By Casey Liss

It all started with an uncomfortable discovery:

I was previously using a PPTP VPN to allow myself to tunnel into my home network from work or when I’m out. I don’t use the VPN terribly often, but I consider it critical enough that I couldn’t stand to be without it.

Since PPTP is, by anyone’s measure, woefully insecure, Apple has removed it from iOS 10 and macOS Sierra. Thus, I needed to make a change.

I have a Synology DS1813+ (now replaced by the 1815+), which is an absolutely brilliant home server, in addition to being a dumping ground for all my e-hoarding. Among the Synology’s many features is acting as a VPN server. In fact, it was the machine hosting the PPTP VPN server.

The Synology offers two alternatives to PPTP: L2TP/IPSec and OpenVPN. For the former, L2TP is simply a tunneling protocol; IPSec provides the security. For the latter, OpenVPN covers everything, but does not have native, out of the box support on Apple operating systems. To me, that meant it was a non-starter.

On the Synology side, thanks to the work I had already done, I was able to configure L2TP by checking a checkbox and setting a shared secret. To connect to the VPN, I need not only my user’s account password, but also a shared secret that is, well, shared amongst all users.

Setting up L2TP on the Synology

That part was easy.

However, I kept having problems connecting from my work MacBook Pro. For the life of me, I couldn’t figure out why, but I felt like it was a firewall issue. I eventually confirmed it to be so by just doing the obvious and attempting to connect to the VPN from within my network.

As noted on Synology’s website, L2TP requires the following ports to be open:

  • UDP 1701
  • UDP 500
  • UDP 4500

However, what isn’t made clear is that some protocols need to be forwarded as well. I discovered this thanks to this very difficult to parse post on the Verizon forums. It seems to me the following protocols also need to be forwarded:

I am a Verizon FiOS user, and because I didn’t know better at the time it was installed in 2008, my internet connection is through a coax line. Though it’s possible to insist to your Verizon installer that they use ethernet to deliver your internet connection inside the house, mine was done over coax, and I don’t want to be bothered changing it.

The only problem that comes of this—which isn’t much of a problem at all—is that I have to use a router that has a coax connection on it. Which means I’m still using the same router that I received in 2008. That said, it operates flawlessly, and has only ever caused me trouble this time, when I attempted to configure the port forwarding rules for L2TP.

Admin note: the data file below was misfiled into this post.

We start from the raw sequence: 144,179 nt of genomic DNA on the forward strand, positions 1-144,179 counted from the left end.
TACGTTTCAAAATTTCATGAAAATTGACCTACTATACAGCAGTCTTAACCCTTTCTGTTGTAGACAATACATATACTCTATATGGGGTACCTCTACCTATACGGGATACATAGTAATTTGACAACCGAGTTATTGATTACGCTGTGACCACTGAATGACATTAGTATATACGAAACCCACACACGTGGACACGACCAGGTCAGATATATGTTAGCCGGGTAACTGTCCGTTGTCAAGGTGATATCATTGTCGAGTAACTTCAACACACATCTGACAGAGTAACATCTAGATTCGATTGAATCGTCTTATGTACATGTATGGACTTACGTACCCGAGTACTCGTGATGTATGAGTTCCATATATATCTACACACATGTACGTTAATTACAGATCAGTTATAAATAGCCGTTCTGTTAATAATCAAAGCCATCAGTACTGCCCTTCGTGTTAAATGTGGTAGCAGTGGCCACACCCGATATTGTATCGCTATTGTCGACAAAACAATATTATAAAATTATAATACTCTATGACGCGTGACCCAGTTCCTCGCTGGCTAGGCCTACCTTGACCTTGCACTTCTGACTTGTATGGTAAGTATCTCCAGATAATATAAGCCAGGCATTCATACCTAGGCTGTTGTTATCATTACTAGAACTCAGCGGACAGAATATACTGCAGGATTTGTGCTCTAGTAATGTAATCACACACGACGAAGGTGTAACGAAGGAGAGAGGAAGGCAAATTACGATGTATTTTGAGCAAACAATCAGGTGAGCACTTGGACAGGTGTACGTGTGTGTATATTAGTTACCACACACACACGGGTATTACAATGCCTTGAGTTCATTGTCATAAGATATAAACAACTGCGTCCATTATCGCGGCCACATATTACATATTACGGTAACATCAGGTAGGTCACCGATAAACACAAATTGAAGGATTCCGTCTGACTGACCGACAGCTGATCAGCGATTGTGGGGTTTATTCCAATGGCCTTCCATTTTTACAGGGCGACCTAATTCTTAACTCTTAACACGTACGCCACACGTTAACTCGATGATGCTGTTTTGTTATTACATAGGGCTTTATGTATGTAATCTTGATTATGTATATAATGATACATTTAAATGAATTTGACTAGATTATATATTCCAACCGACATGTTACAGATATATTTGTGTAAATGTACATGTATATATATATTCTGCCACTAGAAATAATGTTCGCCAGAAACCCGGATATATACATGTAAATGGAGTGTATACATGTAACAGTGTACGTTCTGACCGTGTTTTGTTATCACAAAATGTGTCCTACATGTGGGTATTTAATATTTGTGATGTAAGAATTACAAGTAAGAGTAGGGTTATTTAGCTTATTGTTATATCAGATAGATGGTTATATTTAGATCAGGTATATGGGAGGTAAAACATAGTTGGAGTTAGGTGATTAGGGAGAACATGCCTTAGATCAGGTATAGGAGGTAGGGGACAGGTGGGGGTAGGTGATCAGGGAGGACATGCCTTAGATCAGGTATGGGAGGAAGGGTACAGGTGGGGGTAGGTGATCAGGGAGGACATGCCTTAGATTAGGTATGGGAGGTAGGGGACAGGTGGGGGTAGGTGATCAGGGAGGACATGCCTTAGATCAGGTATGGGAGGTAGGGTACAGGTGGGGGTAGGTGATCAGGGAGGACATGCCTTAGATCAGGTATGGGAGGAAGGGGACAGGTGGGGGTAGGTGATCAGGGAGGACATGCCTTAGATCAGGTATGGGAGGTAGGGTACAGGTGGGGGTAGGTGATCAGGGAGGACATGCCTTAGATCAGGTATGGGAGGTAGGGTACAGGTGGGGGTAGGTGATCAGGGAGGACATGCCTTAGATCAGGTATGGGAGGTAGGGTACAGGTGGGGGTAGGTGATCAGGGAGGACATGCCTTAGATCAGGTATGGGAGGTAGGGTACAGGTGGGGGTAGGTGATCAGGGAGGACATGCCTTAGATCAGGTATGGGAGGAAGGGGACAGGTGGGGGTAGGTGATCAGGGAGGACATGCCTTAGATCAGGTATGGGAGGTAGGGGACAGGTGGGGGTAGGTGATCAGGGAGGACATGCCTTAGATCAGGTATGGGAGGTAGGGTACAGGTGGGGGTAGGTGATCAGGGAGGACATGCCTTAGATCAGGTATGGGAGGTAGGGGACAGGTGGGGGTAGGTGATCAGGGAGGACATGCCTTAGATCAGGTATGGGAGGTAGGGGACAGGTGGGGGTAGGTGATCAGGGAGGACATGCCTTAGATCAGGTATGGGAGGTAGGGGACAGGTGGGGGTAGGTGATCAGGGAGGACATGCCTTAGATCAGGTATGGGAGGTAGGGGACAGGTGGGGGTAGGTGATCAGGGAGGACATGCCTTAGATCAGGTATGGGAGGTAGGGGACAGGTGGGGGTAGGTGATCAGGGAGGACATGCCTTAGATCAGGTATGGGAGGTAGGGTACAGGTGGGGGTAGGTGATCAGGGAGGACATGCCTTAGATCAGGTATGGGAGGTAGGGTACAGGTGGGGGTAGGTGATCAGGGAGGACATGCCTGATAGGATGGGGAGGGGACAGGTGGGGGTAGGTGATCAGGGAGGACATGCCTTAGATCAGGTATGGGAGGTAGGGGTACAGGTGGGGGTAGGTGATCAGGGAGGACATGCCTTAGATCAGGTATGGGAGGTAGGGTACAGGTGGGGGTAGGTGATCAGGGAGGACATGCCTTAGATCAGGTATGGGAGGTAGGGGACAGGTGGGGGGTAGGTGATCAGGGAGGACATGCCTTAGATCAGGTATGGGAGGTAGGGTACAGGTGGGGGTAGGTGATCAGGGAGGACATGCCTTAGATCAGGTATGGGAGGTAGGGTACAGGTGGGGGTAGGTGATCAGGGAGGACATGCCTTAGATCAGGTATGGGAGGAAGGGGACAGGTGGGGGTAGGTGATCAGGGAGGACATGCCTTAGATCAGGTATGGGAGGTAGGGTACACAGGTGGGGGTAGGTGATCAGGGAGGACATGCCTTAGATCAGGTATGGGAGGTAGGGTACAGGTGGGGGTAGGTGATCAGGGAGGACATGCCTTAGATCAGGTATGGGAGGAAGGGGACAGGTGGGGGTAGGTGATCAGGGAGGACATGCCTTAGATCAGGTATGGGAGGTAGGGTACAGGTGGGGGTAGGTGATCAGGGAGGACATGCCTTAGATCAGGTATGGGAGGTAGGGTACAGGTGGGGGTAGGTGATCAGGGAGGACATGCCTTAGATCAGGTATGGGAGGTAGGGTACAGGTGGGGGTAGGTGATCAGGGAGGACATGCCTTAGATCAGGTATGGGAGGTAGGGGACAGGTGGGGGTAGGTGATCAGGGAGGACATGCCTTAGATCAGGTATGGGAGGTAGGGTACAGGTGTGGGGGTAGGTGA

The appropriate way to configure the Verizon FiOS ActionTek router for L2TP/IPSec is as follows.

Begin by setting up a new port forwarding rule. Out of the box, the ActionTek comes set up with rules for many (then-) modern services. Setting up a new rule allows for the several ports/protocols to be grouped together as one. However, critically, a port forwarding rule is the only way to forward the GRE protocol.

To set up a new port forwarding rule, begin by logging into your router, likely by pointing your web browser to Using the “tabs” at the top, choose Advanced. In the bottom, you will see Port Forwarding Rules; choose that:

Location of ActionTek Port Fowarding Rules

Here, we will create a new rule. You can do so by scrolling all the way to the bottom, and finding the little Add link:

Location of ActionTek Add Rule link

Now we can start adding ports and services, much like it works when setting up a normal port forwarding record. Notice that here, we can choose protocols as well as ports (by way of their TCP/UDP protocols):

Choosing a port or protocol to set up

When everything is configured, it should look something like this:

Completed port forwarding rule

Now this new port forwarding rule can be leveraged, and it can be pointed at the Synology. In the “tab bar”, choose Firewall Settings and then, on the left, Port Forwarding. In the leftmost drop down at the top, select the IP for the L2TP host. In the Application to forward drop down, the new VPN setting should be an option; in my case, it’s Casey VPN:

Using the new rule

Click Apply, and everything should be all set.

On the macOS and iOS sides, the new VPN connection can be set up as a standard L2TP VPN. Just be sure to enter the shared key and password exactly right.

Now I’m ready for the new operating systems this fall, and as an added bonus, I’m more secure today.